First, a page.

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The Authority appealed the district court's grant of summary judgment to defendants, two vessels and their corporate owners, in an action brought under the federal Oil Pollution Act (OPA) and state law. The claims arose from the release of thousands of gallons of oil from a submarine power-transmission cable into Long Island Sound, which the Authority alleges was caused by the defendant vessels dropping anchor.The Second Circuit vacated the district court's order and held that the submarine cable is indeed "used for" one of the enumerated "purposes" in the OPA's definition of "facility." Consequently, the panel found that the cable system is used for at least one of the enumerated purposes in the statute. Therefore, the district court erred in dismissing the Authority's OPA claims and in concluding that the Authority's New York Oil Spill Law claims had to be brought in the parallel proceeding on that basis. The court remanded for further proceedings. View "Power Authority of the State of New York v. M/V Ellen S. Bouchard" on Justia Law

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The district court decided that the government was not authorized under 8 C.F.R. 241.14(d) to continue holding petitioner in immigration detention pending his removal from the United States and ordered the government to release him. The government appealed and argued that section 241.14(d) is not inconsistent with its authorizing statute, 8 U.S.C. 1231(a)(6), and that it provides adequate procedural due process.The Second Circuit granted the government's motion for a stay pending appeal, holding that the government has made a strong showing that it is likely to succeed on the merits of its argument that the district court erred in holding that section 241.14(d) is inconsistent with section 1231(a)(6) and does not provide adequate procedural due process. The court also held that the government has made a strong showing of a likelihood of success on its argument that the district court erred in holding that section 241.14(d) is not a permissible reading of section 1231(a)(6). Furthermore, considerations of irreparable harm and the equities favor a stay of petitioner's release pending appeal. View "Hassoun v. Searls" on Justia Law

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The Second Circuit affirmed the district court's conclusion that defendant's denial of plaintiff's application pursuant to the Child State Protection Act (CSPA) for adjustment of status to lawful permanent resident was arbitrary and capricious under the Administrative Procedure Act (APA). The district court set aside defendants' October 2017 decision denying plaintiff's adjustment of status application and directed defendants to reopen and readjudicate the application.The court held that the government is equitably estopped from initiating rescission proceedings to reopen plaintiff's adjustment of status application or placing her in removal proceedings. In this case, the undisputed facts show that USCIS failed to issue a rejection notice, despite controlling regulation and, consequently, plaintiff was not advised of any defect in her application, depriving her of the opportunity to correct the issue. View "Schwebel v. Crandall" on Justia Law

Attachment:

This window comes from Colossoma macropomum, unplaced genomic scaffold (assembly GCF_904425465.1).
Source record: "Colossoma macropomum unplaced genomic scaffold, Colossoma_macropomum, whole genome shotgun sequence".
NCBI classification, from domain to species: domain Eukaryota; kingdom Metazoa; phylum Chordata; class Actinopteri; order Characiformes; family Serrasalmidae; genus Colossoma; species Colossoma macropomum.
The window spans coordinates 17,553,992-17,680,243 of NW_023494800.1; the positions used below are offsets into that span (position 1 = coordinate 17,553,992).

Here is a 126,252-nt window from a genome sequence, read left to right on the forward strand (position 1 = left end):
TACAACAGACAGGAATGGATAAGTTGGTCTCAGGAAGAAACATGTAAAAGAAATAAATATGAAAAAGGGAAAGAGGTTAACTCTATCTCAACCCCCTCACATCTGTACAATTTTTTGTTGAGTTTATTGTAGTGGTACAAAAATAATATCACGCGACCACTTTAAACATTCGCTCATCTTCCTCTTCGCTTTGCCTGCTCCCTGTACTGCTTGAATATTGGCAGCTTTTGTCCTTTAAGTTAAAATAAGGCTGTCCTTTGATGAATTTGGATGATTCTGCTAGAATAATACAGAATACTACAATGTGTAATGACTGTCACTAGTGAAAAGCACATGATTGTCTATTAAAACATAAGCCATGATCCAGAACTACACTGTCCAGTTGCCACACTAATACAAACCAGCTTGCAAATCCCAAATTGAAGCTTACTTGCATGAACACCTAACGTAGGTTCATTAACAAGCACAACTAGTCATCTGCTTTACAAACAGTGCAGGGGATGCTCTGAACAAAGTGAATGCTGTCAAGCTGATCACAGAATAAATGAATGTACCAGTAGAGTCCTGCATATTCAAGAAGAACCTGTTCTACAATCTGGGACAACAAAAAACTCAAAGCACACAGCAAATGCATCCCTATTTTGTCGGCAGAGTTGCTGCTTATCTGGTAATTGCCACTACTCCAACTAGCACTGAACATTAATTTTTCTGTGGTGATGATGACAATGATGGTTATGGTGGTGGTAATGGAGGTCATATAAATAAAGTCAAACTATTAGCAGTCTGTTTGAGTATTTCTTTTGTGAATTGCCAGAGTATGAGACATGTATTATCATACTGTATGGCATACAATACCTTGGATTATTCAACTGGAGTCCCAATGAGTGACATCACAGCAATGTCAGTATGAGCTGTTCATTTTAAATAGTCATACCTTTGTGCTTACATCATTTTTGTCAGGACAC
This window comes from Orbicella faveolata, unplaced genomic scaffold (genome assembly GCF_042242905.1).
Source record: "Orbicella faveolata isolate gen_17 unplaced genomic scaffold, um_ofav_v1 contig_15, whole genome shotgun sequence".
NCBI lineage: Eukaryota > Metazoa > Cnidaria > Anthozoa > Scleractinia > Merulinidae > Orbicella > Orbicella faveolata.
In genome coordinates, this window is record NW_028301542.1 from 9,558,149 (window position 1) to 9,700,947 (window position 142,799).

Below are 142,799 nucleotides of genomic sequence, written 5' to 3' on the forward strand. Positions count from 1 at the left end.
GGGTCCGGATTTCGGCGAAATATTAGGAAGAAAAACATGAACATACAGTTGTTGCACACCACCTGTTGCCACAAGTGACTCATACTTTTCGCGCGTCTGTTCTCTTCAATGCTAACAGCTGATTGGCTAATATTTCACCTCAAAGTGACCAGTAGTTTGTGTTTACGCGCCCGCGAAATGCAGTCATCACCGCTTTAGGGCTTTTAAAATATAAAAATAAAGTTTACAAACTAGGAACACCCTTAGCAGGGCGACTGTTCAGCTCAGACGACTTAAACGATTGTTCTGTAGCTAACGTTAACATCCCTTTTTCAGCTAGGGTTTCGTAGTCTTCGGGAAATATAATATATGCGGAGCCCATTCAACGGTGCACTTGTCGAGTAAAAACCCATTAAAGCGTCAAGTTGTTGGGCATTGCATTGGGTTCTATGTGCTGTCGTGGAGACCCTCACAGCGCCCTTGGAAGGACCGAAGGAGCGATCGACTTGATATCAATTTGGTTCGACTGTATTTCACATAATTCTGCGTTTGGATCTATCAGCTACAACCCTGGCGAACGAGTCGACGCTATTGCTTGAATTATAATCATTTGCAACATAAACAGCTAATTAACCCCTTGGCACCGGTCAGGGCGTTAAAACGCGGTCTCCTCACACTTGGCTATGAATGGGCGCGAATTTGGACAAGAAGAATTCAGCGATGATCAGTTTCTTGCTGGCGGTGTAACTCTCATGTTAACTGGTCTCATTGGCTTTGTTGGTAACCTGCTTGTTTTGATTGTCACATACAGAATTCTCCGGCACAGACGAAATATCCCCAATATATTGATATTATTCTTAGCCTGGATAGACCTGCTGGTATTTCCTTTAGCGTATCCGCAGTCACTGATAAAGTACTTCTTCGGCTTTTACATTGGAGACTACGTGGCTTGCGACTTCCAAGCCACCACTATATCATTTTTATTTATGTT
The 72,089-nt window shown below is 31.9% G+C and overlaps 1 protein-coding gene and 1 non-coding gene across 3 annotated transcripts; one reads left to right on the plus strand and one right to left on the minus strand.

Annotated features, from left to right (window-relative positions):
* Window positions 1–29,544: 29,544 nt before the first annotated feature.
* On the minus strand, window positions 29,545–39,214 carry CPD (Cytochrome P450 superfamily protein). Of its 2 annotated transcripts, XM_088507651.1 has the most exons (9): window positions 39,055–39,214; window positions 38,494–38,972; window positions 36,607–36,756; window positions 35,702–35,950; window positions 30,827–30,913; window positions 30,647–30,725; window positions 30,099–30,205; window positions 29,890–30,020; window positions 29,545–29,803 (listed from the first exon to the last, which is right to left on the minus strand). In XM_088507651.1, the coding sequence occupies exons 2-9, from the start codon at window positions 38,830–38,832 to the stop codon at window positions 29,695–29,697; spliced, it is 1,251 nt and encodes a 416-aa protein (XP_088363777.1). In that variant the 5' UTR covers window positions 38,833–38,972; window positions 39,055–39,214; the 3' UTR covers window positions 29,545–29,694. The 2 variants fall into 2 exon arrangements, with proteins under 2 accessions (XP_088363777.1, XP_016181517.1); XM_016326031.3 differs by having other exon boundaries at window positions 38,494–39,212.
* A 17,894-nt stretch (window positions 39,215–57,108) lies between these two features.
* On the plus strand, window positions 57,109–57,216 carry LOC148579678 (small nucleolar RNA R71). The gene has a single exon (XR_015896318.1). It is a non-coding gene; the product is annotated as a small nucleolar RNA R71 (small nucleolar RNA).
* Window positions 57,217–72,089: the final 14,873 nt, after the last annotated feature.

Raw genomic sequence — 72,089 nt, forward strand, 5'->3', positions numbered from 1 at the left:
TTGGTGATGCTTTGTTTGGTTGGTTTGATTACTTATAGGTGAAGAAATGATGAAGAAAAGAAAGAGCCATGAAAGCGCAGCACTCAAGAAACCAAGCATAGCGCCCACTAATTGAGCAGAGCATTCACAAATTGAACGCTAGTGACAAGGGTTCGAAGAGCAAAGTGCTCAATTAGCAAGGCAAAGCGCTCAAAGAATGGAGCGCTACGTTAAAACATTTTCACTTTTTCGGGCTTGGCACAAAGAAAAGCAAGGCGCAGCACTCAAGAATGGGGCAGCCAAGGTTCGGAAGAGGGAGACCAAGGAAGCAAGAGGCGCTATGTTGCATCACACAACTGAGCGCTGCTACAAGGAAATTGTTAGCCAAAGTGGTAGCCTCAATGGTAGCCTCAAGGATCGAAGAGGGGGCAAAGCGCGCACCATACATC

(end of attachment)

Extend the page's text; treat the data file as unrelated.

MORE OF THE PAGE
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Healthcare insurers filed suit challenging an emergency regulation promulgated in 2017 by New York's Superintendent of the Department of Financial Services that would have significantly reduced the amount of risk adjustment funding to which plaintiffs were entitled in 2017 under the Patient Protection and Affordable Care Act (ACA) and subsequent years using HHS's federal methodology.The Second Circuit held that New York's emergency regulation was preempted by the ACA and HHS's regulations. The court held that New York's regulation interferes with, indeed reverses, some of the central "criteria and methods" that HHS, acting within its statutory authority, established for implementing a risk adjustment program and methodology. Accordingly, the court reversed the portion of the district court's judgment that dismissed plaintiffs' preemption claim and remanded with instructions to grant summary judgment in plaintiffs' favor on that claim. The court also vacated the district court's dismissal of plaintiffs' takings and exaction claims, remanding for further proceedings. View "UnitedHealthcare of New York, Inc. v. Lacewell" on Justia Law